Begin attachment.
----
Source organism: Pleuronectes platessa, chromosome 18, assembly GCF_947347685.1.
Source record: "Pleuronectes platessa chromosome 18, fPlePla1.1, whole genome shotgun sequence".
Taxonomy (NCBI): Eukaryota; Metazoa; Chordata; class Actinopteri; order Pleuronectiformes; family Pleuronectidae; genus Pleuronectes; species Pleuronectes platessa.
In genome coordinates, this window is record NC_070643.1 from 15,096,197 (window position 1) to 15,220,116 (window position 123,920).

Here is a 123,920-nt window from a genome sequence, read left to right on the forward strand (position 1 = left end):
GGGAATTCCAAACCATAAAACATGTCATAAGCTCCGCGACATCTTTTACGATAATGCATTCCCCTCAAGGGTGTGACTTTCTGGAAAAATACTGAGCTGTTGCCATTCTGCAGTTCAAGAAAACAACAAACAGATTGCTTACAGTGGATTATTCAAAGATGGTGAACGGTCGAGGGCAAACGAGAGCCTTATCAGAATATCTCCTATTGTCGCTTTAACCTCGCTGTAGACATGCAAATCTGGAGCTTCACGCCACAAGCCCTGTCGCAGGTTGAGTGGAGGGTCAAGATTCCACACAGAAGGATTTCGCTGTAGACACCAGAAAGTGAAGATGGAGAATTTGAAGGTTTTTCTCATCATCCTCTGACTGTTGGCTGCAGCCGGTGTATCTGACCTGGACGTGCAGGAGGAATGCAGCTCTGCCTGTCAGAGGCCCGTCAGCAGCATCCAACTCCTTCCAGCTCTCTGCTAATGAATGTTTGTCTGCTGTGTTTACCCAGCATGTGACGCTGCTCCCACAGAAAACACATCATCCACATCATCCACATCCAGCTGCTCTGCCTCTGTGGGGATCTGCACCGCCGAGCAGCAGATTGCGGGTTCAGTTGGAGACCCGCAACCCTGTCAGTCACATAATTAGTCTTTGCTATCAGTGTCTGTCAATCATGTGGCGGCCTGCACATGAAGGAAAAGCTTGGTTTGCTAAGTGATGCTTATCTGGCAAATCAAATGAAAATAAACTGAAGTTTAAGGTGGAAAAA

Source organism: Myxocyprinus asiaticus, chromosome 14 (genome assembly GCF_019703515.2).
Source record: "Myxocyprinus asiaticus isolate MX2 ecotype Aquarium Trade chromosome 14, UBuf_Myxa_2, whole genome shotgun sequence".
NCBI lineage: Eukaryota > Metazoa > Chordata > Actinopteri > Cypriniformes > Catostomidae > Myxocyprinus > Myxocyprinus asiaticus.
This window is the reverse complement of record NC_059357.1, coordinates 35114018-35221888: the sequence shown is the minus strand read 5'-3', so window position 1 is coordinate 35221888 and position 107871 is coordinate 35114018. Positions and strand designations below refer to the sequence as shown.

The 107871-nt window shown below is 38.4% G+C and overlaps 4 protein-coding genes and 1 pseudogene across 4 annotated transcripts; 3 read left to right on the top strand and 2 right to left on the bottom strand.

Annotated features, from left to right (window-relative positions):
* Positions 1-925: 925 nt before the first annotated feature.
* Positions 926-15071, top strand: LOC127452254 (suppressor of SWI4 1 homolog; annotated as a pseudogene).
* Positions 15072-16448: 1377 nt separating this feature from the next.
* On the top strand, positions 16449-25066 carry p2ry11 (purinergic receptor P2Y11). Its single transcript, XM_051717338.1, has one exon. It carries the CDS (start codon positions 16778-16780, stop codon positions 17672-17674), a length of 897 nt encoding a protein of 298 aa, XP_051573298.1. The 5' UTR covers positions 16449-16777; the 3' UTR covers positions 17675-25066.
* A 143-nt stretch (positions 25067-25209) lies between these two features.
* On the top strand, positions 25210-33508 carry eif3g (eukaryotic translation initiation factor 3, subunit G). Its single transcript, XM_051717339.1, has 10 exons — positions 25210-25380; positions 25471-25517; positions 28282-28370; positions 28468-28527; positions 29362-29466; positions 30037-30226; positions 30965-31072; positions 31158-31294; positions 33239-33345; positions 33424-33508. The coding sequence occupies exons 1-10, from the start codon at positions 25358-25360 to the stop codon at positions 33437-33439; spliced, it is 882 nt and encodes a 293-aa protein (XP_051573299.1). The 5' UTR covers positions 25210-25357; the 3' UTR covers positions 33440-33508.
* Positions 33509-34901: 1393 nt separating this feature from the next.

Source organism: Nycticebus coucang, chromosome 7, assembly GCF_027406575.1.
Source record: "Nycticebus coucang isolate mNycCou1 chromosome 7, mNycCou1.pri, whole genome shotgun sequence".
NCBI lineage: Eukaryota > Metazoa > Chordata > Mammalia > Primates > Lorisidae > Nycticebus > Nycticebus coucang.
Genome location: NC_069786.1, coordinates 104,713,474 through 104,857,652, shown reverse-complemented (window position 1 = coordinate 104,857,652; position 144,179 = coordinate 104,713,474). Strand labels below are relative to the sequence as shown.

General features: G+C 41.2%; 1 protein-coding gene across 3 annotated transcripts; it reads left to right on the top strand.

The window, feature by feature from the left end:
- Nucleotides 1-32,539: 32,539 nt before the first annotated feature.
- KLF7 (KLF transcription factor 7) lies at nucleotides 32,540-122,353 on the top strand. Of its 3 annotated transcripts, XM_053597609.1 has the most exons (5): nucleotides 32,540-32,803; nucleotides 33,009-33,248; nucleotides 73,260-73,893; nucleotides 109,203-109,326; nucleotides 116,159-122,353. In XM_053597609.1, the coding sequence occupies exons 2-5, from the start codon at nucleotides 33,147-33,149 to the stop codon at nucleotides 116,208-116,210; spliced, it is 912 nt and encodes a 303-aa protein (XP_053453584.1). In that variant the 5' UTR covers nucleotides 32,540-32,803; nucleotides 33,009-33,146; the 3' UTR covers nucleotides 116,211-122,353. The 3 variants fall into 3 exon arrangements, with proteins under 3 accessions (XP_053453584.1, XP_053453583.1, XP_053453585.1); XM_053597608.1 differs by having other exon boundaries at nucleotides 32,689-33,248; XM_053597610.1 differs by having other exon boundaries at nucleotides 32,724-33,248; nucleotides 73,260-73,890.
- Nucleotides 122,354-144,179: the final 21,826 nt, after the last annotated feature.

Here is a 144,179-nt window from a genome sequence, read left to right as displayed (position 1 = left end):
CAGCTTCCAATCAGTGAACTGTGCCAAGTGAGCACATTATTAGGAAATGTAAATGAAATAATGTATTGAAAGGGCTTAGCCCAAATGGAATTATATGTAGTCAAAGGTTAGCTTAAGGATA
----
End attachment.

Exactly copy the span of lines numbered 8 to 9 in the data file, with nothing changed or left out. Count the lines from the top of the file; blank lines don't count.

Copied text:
Source record: "Myxocyprinus asiaticus isolate MX2 ecotype Aquarium Trade chromosome 14, UBuf_Myxa_2, whole genome shotgun sequence".
NCBI lineage: Eukaryota > Metazoa > Chordata > Actinopteri > Cypriniformes > Catostomidae > Myxocyprinus > Myxocyprinus asiaticus.